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How does the fight for $15 affect the labor market?

Three years since a small group of fast-food workers began protesting in demand of higher pay and better conditions, a minimum wage of $15 an hour is becoming a reality for many across the country. Jeffrey Brown gets two perspectives from Michael Strain of the American Enterprise Institute and former Secretary of Labor Robert Reich.

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  • JUDY WOODRUFF:

    It was just three years ago when more than 100 fast food workers in New York City first began walking off the job to demand higher wages and better working conditions. Now a $15-an-hour minimum wage is becoming a reality for many low-wage workers across the country.

    Jeffrey Brown has our Labor Day look.

  • JEFFREY BROWN:

    This summer has been a big one for the movement. Los Angeles officials agreed to raise the minimum wage from $9 an hour to $15. Mayors of eight other cities near San Francisco, including San Jose, are expected to soon endorse a similar plan. And New York State is moving toward a $15-an-hour wage for all fast food workers; $15 has already been signed into law in other cities, including Seattle, with wages hiked gradually, depending on the city, between 2017 and 2021.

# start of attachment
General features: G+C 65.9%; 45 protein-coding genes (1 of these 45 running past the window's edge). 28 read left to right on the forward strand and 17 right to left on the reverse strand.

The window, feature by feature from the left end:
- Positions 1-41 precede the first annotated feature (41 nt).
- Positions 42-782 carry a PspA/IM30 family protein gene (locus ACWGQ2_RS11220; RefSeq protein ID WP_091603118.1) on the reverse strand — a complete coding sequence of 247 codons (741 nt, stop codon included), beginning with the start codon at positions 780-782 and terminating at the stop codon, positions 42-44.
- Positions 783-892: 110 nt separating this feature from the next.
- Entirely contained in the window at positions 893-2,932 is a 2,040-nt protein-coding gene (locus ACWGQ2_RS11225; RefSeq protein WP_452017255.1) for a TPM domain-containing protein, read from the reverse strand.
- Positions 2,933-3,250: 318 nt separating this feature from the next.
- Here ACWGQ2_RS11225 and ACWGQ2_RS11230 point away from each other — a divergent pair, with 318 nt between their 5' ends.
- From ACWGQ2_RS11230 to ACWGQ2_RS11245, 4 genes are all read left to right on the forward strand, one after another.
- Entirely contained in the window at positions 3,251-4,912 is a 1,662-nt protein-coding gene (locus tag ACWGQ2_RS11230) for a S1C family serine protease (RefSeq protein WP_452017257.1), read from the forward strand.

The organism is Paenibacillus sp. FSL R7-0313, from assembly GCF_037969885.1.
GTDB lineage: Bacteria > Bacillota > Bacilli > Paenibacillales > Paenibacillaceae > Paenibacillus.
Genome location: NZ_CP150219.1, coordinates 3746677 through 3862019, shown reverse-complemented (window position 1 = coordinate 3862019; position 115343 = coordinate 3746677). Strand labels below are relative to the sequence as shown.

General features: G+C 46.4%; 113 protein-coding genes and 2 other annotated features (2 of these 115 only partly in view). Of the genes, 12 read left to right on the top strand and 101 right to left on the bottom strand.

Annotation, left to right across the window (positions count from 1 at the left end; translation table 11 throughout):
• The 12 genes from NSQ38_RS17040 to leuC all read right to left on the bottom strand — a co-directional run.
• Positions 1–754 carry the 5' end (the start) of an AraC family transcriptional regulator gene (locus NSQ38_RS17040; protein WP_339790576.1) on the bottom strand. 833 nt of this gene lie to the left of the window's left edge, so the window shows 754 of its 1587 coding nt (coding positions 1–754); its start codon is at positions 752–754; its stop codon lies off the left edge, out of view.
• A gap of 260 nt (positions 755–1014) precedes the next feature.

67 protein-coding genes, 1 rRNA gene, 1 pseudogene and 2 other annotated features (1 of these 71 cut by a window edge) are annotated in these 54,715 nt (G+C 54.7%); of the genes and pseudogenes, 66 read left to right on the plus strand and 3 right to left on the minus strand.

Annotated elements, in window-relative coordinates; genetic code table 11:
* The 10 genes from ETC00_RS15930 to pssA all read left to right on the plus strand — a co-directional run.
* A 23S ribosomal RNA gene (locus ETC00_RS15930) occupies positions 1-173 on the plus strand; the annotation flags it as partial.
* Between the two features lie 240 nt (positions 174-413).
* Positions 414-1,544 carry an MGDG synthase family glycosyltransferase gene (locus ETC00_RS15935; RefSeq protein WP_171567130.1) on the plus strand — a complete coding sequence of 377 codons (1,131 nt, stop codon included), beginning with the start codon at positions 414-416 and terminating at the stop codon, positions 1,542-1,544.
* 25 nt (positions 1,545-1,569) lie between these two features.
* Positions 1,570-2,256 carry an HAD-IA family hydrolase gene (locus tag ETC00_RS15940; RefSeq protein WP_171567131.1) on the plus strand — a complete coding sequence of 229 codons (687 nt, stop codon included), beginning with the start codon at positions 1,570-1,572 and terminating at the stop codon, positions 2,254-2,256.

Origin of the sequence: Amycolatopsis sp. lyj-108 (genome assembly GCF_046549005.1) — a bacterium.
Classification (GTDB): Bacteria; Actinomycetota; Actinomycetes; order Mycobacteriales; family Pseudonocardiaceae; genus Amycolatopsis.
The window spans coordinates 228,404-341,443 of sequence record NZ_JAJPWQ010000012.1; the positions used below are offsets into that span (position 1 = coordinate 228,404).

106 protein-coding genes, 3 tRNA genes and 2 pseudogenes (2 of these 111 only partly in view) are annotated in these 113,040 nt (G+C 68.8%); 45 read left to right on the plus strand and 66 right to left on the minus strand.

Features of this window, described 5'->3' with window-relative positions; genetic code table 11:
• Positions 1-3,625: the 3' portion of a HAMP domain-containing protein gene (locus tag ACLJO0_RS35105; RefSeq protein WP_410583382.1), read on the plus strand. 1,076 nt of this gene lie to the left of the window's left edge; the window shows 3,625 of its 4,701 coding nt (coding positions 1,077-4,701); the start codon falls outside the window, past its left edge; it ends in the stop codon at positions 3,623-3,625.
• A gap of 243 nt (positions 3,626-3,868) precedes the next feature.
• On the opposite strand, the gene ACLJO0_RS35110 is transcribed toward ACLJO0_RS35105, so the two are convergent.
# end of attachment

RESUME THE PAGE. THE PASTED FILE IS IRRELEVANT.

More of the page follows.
We look at the movement's growing success and questions about its impact.

    Robert Reich is former secretary of labor and now professor of public policy at the University of California at Berkeley. He led a workers walkout at a McDonald's in April. His new book is called "Saving Capitalism: For the Many, Not the Few." And Michael Strain is an economist who studies labor market and wages. He's a scholar at the American Enterprise Institute.

    And I want to welcome both of you.

    Robert Reich, let me start with you.

    Overview first. Is it fair to see this movement as taking real hold and why do you think it has picked up so much momentum?

  • ROBERT REICH, Former U.S. Labor Secretary:

    Jeff, I do think that it is taking hold.